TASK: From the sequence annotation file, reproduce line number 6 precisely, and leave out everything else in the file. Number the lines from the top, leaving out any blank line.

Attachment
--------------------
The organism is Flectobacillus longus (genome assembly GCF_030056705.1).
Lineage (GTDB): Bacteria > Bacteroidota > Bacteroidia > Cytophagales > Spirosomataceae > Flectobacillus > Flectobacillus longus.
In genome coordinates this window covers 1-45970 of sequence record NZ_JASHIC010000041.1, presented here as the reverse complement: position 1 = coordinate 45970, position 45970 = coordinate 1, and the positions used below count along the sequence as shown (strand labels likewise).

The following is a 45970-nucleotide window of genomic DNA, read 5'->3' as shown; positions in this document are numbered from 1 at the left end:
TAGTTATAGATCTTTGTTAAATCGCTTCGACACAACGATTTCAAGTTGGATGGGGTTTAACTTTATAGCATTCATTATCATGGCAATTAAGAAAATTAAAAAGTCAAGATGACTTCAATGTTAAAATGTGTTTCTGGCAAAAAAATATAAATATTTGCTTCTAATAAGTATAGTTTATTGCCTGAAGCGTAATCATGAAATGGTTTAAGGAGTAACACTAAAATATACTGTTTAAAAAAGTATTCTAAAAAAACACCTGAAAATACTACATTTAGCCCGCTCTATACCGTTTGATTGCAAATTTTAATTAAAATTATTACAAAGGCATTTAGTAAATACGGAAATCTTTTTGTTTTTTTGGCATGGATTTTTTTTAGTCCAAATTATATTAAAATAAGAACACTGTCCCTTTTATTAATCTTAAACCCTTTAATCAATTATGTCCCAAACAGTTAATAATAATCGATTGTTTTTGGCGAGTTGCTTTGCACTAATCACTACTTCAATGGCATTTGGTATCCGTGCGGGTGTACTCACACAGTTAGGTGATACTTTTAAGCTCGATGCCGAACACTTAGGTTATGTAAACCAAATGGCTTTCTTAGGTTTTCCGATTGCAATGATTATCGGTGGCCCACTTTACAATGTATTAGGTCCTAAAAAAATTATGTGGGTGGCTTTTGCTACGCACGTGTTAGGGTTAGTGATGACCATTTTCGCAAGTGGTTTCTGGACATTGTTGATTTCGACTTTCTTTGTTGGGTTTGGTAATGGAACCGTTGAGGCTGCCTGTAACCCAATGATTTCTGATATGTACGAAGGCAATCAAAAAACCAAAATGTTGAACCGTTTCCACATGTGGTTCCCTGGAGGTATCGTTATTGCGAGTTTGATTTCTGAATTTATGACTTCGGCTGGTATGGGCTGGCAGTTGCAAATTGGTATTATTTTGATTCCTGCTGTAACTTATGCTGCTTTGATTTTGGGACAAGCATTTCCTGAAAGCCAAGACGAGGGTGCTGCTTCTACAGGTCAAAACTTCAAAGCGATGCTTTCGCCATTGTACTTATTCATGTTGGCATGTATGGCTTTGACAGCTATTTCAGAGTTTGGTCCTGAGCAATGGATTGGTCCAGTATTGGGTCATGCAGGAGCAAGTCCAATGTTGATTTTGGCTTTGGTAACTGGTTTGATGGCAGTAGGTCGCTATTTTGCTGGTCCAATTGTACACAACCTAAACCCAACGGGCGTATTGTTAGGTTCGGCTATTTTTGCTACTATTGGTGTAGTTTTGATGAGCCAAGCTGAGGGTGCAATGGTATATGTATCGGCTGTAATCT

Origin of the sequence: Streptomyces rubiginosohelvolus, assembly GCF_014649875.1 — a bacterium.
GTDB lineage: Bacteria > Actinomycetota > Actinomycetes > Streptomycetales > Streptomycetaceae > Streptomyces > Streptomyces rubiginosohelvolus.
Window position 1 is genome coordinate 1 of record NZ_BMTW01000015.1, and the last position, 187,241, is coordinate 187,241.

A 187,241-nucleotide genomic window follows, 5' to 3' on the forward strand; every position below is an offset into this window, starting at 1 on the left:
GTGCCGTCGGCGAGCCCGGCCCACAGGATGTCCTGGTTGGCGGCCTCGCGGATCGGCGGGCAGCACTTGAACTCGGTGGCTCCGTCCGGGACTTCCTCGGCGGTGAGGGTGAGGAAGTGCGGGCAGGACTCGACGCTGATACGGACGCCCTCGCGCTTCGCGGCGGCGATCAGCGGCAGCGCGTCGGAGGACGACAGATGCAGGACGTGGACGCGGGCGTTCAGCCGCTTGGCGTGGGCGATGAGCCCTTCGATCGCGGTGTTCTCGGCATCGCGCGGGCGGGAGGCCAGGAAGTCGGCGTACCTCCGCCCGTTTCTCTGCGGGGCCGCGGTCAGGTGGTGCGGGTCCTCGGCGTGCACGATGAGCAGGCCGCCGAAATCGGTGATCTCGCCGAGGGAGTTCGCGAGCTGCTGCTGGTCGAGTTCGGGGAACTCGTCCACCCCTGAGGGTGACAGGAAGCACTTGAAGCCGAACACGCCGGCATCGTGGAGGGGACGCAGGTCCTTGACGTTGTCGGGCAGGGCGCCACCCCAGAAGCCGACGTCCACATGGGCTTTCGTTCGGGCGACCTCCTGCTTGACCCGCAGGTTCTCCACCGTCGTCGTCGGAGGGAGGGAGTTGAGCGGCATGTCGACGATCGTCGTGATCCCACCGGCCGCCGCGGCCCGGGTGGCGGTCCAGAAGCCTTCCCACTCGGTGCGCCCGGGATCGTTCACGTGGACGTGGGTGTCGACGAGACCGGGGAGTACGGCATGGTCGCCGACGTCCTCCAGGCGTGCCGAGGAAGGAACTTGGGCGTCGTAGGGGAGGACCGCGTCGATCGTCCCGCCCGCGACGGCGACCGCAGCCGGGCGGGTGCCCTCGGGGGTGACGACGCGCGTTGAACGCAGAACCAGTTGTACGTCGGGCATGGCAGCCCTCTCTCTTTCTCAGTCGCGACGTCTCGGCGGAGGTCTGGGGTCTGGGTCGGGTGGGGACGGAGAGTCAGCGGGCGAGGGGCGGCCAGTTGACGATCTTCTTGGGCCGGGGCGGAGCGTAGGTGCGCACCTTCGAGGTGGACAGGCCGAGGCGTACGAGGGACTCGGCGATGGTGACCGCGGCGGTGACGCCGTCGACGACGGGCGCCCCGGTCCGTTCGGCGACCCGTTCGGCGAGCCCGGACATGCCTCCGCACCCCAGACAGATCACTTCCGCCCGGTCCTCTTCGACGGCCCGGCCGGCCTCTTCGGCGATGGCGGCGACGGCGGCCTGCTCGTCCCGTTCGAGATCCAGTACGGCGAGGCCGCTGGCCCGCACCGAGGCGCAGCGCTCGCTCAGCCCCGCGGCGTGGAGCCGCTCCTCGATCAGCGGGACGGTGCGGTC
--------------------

Origin of the sequence: Streptomyces rubiginosohelvolus, assembly GCF_014649875.1 — a bacterium.